O, Abkhazia!

A week or so ago, when Ned was asking for questions to ask Bill Cohen, Sam Nunn, and Chuck Hagel. I suggested he ask about Abkhazia and South Ossetia. Why? Well, because stuff like this happens:

A statement from the Russian foreign ministry said that “a bridgehead is being prepared for the start of military operations against Abkhazia”.
Russia accuses Georgia of amassing 1,500 soldiers and police near the rebel areas of the upper Kodori Gorge.

Tensions between Russia and Georgia have flared up recently, despite Russia lifting economic sanctions against Georgia earlier this month.
Last week Russian authorities insisted Abkhaz rebels had shot down an unmanned Georgian spy plane – after Georgia accused a Russian plane of shooting down the drone.
And on Tuesday Georgia said it was blocking Russia’s entry to the World Trade Organisation.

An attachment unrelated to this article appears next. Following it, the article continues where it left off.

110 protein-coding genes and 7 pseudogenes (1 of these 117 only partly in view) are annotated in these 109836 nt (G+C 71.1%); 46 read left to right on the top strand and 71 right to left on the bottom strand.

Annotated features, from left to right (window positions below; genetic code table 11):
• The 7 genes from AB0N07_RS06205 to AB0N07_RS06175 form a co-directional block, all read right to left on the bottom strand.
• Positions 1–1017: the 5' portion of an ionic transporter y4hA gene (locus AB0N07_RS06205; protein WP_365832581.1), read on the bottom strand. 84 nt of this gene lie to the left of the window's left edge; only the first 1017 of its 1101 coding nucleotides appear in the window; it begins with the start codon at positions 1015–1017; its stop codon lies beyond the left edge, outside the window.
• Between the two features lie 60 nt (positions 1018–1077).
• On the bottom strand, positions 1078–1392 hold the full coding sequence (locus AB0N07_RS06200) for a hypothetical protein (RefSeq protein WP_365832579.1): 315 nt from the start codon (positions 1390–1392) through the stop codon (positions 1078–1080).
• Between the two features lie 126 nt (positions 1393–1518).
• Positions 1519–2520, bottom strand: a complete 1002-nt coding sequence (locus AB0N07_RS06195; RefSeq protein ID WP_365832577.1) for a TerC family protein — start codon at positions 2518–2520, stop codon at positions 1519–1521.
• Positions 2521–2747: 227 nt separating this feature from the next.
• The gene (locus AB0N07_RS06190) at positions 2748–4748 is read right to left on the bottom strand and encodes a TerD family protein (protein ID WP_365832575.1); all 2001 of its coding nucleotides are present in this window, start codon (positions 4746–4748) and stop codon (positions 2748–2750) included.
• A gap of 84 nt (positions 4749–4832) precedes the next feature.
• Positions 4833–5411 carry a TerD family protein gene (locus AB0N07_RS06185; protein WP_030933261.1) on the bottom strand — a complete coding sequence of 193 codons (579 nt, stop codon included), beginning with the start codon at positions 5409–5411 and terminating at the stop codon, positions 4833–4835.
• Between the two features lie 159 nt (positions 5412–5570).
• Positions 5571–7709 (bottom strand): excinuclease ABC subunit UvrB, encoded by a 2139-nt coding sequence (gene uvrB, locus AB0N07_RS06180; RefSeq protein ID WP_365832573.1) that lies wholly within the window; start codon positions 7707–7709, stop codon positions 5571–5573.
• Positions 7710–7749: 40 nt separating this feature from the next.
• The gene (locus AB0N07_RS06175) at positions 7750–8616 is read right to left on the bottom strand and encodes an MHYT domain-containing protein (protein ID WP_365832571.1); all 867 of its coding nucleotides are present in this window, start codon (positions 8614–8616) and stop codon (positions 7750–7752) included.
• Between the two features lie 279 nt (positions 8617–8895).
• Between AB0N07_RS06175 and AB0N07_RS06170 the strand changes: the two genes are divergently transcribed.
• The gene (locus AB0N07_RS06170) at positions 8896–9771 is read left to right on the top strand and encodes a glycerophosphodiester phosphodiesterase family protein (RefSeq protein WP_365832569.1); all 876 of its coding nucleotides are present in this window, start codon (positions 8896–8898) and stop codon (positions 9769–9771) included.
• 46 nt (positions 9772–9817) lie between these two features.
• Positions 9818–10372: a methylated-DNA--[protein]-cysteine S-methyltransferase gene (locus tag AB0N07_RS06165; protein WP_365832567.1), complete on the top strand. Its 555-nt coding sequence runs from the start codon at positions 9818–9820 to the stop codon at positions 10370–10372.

Via Rob Farley. Morally, this is a tough call. On the one hand, Abkhazia, like South Ossetia, is a de facto independent state; it just lacks the legitimacy and tangible benefits (like formal trading relationships, treaty membership) that come with internationally recognized statehood (though they do make some awesome stamps). If I were convinced that Abkhazia would remain a stable, independent entity after secession, I’d be all for it breaking away. But that probably won’t happen. Abkhazia, like South Ossetia, would most likely be annexed by Russia if made independent. That isn’t a victory for national self-determination; it’s a victory for a state with strong authoritarian tendencies against a reforming democratic one. I’m with Rob on not wanting Georgia in NATO, because if this becomes a hot war the last thing we want is for that to automatically trigger hostilities between the US/Western Europe and Russia, but they still deserve some support in preventing a blatant attempted Russian land-grab. If Georgia is actually planning to retake Abkhazia, that makes things more complicated, but they still have a right to fight rebels within their borders. I’m not so sure the US has the diplomatic or economic leverage to prevent Russian military action, but if it exists, I think it makes sense to use it ( within reason, of course).

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